Amongst our selection of what we noticed at this years fair were: Olafur Eliasson whose colour-shifting balls drew a large crowd whilst Eddie Peake was eye-catching as usual. We loved Ryan Mosley’s newest works, rather more colourful than usual and Mathew Ronay’s curious pastel-coloured and tactile sculptures. On the other hand Jeff Koon’s Glitterball Jesus and Hauser & Wirth’s Bronze Age pseudo museum display failed to inspire.
So, will we go back next year? Of course we will – and we’re looking forward to it already!
akickupthearts were guests of Frieze London
For more information visit www.frieze.com
3 October 2011 § Leave a comment
Or to give it its full title Postmodernism – Style and Subversion 1970-1990.
Strangely the V&A select a date period for the exhibition as postmodernism has always been a slippery thing to pin down. Does anybody really know when it started or when it finished – if indeed it has? It’s very nature – drawing heavily on the past whilst at the same time rejecting it with pastiche, irony and the subversion of the title – makes the whole era confusing to define and explain. In the sad absence of any attempt at definition by the V&A here is a copy of an amazing and almost unknown document that provides one of the only theoretical definitions.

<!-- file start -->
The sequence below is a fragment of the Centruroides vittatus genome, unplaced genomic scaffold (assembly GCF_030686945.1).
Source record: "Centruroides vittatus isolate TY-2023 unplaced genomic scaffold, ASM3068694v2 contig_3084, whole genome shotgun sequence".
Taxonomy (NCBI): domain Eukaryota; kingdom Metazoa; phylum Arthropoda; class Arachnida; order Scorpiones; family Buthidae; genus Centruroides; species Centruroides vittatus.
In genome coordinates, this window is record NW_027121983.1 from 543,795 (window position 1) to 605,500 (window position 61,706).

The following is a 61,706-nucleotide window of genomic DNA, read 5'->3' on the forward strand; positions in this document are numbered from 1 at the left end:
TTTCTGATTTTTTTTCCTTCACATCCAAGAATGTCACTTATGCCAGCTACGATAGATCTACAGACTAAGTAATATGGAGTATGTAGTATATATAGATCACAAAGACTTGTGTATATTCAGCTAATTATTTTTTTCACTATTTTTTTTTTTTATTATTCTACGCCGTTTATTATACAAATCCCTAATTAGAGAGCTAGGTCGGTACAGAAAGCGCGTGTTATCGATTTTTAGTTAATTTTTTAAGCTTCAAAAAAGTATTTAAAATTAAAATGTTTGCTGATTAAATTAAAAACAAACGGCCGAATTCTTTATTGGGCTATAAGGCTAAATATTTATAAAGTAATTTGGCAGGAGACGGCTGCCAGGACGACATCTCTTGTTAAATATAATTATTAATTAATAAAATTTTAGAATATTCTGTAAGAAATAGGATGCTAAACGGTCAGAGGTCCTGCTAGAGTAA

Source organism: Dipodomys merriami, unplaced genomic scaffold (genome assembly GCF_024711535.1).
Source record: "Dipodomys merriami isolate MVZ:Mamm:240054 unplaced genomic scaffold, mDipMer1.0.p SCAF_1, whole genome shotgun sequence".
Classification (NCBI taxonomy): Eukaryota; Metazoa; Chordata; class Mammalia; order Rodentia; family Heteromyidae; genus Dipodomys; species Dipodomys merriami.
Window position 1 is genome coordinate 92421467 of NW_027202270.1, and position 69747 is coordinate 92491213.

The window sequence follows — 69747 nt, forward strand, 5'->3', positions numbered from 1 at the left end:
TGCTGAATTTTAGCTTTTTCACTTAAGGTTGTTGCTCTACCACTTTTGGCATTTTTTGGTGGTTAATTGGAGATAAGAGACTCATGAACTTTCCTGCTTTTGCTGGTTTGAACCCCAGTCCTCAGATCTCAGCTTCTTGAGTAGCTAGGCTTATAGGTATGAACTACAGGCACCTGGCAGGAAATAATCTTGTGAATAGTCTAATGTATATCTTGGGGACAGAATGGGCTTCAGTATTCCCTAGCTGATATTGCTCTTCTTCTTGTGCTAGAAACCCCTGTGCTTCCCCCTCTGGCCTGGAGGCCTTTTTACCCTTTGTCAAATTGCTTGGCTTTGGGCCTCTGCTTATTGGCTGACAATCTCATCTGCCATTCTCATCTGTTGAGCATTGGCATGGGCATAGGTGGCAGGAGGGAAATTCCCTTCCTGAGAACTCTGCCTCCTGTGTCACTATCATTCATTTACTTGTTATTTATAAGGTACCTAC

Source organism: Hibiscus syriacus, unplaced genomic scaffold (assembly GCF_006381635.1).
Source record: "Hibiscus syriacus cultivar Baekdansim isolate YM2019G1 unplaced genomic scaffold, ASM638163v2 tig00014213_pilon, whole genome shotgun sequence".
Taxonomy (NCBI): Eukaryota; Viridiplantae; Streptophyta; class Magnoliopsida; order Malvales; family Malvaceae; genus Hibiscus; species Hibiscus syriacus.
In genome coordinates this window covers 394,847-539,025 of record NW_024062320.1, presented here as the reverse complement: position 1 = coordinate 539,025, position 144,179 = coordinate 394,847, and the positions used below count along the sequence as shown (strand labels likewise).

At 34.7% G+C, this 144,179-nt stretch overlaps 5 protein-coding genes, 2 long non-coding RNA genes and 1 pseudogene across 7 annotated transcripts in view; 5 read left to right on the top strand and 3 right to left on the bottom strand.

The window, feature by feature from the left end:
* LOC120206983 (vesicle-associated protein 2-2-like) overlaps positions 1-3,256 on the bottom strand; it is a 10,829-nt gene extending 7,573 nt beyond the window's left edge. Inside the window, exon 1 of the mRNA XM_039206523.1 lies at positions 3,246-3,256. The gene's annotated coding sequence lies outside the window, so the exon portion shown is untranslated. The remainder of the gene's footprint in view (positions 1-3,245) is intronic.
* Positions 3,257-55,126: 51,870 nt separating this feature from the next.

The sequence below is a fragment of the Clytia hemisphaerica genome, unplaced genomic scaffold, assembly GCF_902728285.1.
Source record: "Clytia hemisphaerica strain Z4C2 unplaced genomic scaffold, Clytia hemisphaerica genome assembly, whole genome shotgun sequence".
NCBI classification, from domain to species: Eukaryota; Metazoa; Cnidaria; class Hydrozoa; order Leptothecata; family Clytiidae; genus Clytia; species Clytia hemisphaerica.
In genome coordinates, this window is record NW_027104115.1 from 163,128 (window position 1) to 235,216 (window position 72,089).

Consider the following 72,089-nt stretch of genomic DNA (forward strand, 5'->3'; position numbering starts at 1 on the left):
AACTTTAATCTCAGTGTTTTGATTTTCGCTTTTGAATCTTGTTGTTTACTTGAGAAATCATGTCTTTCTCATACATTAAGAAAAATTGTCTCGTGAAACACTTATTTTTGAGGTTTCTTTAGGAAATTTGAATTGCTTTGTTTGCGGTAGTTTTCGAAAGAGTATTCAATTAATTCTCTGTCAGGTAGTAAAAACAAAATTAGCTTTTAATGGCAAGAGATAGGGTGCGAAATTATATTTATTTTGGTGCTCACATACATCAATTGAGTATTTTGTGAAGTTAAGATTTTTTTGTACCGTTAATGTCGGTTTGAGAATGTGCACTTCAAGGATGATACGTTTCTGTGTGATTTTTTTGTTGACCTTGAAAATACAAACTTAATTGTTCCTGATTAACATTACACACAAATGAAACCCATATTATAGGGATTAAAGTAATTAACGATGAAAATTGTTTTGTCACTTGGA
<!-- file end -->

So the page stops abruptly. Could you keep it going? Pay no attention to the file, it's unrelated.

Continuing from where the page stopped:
Entitled ‘The Postmodern Manifesto’ and found, unpublished, by Jacques Derrida’s deathbed, it is also signed by the hugely influential thinkers Roland Barthes and Michel Foucauld (courtesy Brian Sewell in the Standard):
1. The art of the past is past. What was true of art yesterday is false today.
2. The Postmodern art of today is defined and determined, not by artists, but by a new generation of curators, philosophers and intellectuals ignorant of the past and able to ignore it.
3. Postmodernism is a political undertaking, Marxist and Freudian.
4. Postmodernism is a new cultural condition.
5. Postmodernism is democratic and allied to popular culture.
6. Postmodernism denies the possibility of High Art.
7. Postmodernism deconstructs works of High Art to undermine them.
8. Postmodernism is subversive, seditiously resembling the precedents it mimics.
9. Postmodern art is pastiche, parody, irony, ironic conflict and paradox.
10. Postmodern art is self-consciously shallow, stylistically hybrid, ambiguous, provocative and endlessly repeatable.
11. Postmodern art is anti-elitist, but must protect its own elitism.